Planting date effects on winter triticale grain yield, dry matter production, and N accumulation

dc.contributor.author Schwarte, Aaron
dc.contributor.department Agronomy
dc.date 2020-08-21T23:10:47.000
dc.date.accessioned 2021-02-26T08:49:49Z
dc.date.available 2021-02-26T08:49:49Z
dc.date.copyright Thu Jan 01 00:00:00 UTC 2004
dc.date.issued 2004-01-01
dc.description.abstract <p>Winter triticale (XTriticosecale Wittmack) has the potential to introduce valuable economic and environmental benefits to U.S. grain production systems. In order to maximize triticale value, research was conducted to identify planting dates that allow maximum productivity after soybean [Glycine max (L.) Merr.]. Winter triticale was planted at 10-d intervals from 15 September to 15 October at three Iowa locations: central, northeast, and southwest over three growing seasons: 2001-02, 2002-03, and 2003-04. Grain yield, dry matter yield, and N accumulation tended to be greatest in southwest Iowa. Spring dry matter and N accumulation occurred at a faster rate for September planting dates than October dates. Early season N concentrations were much greater for late-planted triticale, possibly due to younger tissue in the plants. September planted triticale harvested in mid-May produced approximately 2 Mg ha−1 more dry matter than October planted triticale, averaging 4.3, 3.5, and 5.8 Mg ha−1 dry matter with protein concentrations of 125, 144, and 109 g kg−1 in central, northeast, and southwest locations, respectively. Grain and straw N concentration tended to increase with delayed planting. Delaying planting from late-September to mid-October reduced grain yields from 3.64 to 3.23, 3.30 to 2.83, and 4.89 to 3.66 Mg ha−1 in central, northeast, and southwest locations, respectively. Spikes m−2 decreased from 469 to 393 and seed spike−1 increased from 35.9 to 39.4 as planting was delayed from mid-September to mid-October. Increased seeds spike−1 could not fully compensate for decrease spikes m−2 with delayed planting, making spikes m−2 the most influential component of grain yield as planting was delayed. Planting date did not affect seed weight. Grain and forage yield was greatest when at least 300 growing degree days (GDD) (base 40C) accumulated between planting and 31 December. Winter triticale would most likely be placed after soybean in a grain crop rotation in the central U.S. Corn and Soybean Belt. Our results suggest that a two to three week period would be available for planting winter triticale after soybean in Iowa without diminished yield caused by late planting.</p>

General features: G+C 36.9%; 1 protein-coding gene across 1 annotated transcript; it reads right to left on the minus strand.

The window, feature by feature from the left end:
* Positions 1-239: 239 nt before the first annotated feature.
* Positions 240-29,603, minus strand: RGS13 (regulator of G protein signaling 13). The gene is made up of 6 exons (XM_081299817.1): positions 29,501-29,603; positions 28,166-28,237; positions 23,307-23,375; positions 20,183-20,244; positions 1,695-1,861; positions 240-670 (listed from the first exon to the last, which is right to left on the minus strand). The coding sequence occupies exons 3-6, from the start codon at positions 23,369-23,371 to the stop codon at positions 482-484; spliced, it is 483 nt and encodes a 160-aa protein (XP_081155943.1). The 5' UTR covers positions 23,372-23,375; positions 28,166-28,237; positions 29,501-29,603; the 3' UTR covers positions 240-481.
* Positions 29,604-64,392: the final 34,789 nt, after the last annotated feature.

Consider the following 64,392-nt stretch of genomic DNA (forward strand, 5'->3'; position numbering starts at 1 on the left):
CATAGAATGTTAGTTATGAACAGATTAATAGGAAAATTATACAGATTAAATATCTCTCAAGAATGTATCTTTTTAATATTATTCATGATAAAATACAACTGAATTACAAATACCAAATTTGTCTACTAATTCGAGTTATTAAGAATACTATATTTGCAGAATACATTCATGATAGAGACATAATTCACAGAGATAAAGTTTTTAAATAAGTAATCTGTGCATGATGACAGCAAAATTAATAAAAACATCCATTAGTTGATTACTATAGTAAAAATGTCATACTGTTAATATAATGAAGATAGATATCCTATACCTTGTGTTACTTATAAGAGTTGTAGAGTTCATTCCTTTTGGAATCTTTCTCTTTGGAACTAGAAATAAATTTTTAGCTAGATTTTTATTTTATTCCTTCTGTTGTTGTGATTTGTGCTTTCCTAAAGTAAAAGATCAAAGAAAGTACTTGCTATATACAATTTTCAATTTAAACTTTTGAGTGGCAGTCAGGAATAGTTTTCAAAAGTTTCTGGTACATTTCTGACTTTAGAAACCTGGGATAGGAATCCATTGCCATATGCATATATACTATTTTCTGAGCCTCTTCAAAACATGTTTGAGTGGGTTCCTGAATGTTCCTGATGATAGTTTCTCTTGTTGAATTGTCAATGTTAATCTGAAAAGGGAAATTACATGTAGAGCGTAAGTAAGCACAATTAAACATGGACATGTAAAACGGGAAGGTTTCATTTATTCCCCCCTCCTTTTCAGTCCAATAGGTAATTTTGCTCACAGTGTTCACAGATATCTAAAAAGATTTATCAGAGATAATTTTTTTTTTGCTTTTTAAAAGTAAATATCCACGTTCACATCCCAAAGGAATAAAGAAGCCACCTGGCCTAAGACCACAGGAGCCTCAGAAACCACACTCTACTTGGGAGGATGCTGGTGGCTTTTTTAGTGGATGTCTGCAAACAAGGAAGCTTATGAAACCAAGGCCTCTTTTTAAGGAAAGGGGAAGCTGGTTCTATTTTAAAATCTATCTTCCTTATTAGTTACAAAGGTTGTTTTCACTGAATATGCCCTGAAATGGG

dc.format.mimetype application/pdf
dc.identifier archive/lib.dr.iastate.edu/rtd/20265/
dc.identifier.articleid 21264
dc.identifier.contextkey 18970563
dc.identifier.doi https://doi.org/10.31274/rtd-20200817-58
dc.identifier.s3bucket isulib-bepress-aws-west
dc.identifier.submissionpath rtd/20265
dc.identifier.uri https://dr.lib.iastate.edu/handle/20.500.12876/97632
dc.language.iso en
dc.source.bitstream archive/lib.dr.iastate.edu/rtd/20265/Schwarte_ISU_2004_S37.pdf|||Fri Jan 14 22:22:15 UTC 2022
dc.subject.keywords Agronomy
dc.subject.keywords Crop production and physiology
dc.title Planting date effects on winter triticale grain yield, dry matter production, and N accumulation
dc.type article
dc.type.genre thesis
dspace.entity.type Publication
relation.isOrgUnitOfPublication fdd5c06c-bdbe-469c-a38e-51e664fece7a
thesis.degree.discipline Crop Production and Physiology
thesis.degree.level thesis
thesis.degree.name Master of Science
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